Disability in the developing world
A growing problem
Disability affects hundreds of millions of families in developing countries. Currently around 10 per cent of the total world’s population, or roughly 650 million people, live with a disability. In most of the OECD countries, females have higher rates of disability than males. Eighty per cent of persons with disabilities live in developing countries, according to the UN Development Program (UNDP), and the World Bank estimates that 20 per cent of the world’s poorest people have some kind of disability, and tend to be regarded in their own communities as the most disadvantaged. Statistics show a steady increase in these numbers.
A vicious cycle of poverty and exclusion
People with disabilities have the right to determine their own destiny and control decisions that affect their lives. Yet the dependency into which they are forced and their exclusion from public life works against this. The vicious circle of poverty, exclusion and dependency can be gleaned from literacy statistics, for example, which indicate higher than average rates of illiteracy among people with disabilities – most particularly women with disabilities.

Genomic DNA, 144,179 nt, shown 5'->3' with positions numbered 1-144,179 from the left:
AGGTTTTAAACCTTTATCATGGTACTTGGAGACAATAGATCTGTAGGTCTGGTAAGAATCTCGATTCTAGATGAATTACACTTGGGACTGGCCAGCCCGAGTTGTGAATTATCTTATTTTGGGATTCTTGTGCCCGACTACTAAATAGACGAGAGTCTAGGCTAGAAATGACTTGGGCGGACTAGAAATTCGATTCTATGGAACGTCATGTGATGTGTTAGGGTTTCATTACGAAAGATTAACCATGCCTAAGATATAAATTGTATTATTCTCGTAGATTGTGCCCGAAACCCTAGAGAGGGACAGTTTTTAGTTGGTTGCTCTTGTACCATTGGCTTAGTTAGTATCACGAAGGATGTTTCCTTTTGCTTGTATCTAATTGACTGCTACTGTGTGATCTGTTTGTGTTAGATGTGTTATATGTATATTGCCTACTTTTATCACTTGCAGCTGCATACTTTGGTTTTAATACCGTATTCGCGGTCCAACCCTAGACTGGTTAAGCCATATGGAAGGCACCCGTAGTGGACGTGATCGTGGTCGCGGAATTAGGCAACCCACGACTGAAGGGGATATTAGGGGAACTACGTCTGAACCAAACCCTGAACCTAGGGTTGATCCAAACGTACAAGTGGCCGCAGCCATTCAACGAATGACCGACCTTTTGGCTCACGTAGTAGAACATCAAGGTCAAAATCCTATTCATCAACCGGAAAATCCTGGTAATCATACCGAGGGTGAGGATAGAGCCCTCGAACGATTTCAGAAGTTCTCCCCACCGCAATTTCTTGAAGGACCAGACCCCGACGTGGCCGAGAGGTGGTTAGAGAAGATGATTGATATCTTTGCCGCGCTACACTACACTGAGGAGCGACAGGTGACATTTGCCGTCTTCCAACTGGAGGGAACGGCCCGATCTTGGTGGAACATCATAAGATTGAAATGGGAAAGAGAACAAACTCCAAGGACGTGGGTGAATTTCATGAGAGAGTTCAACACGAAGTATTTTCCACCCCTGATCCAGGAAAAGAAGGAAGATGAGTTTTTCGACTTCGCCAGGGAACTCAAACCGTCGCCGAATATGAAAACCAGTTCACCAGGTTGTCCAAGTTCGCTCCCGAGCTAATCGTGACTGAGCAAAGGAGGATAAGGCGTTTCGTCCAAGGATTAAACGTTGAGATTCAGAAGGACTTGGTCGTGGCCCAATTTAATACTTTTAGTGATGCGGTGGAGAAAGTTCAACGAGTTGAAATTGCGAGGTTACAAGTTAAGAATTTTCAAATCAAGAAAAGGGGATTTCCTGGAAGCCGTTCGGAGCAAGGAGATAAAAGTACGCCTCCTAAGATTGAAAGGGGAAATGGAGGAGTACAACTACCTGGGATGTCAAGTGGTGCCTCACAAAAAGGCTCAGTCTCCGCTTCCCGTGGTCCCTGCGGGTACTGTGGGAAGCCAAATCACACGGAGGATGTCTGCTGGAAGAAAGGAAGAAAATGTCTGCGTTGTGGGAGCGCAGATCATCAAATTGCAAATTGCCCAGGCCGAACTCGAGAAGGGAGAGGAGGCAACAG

Armed conflict and violence
For every child killed in warfare, three are injured and acquire a permanent form of disability. In some countries, up to a quarter of disabilities result from injuries and violence, says WHO.
Limb loss is one of the most physically and psychologically devastating events that can happen to a person. Not only does lower limb amputation cause major disfigurement, it renders people less mobile and at risk for loss of independence, whether in the developed or developing world.
1 in 10 children in the developing world is disabled
Horrible accidents; lack of immunisation against diseases such as polio or measles; inadequate facilities for difficult births; malaria…. all of these factors leave children in developing countries more vulnerable than most.We need to give disabled children the chance to escape from the vicious cycle of poverty and lack of opportunity in which they are trapped. We need to teach them the tools to build a better life for themselves and their community.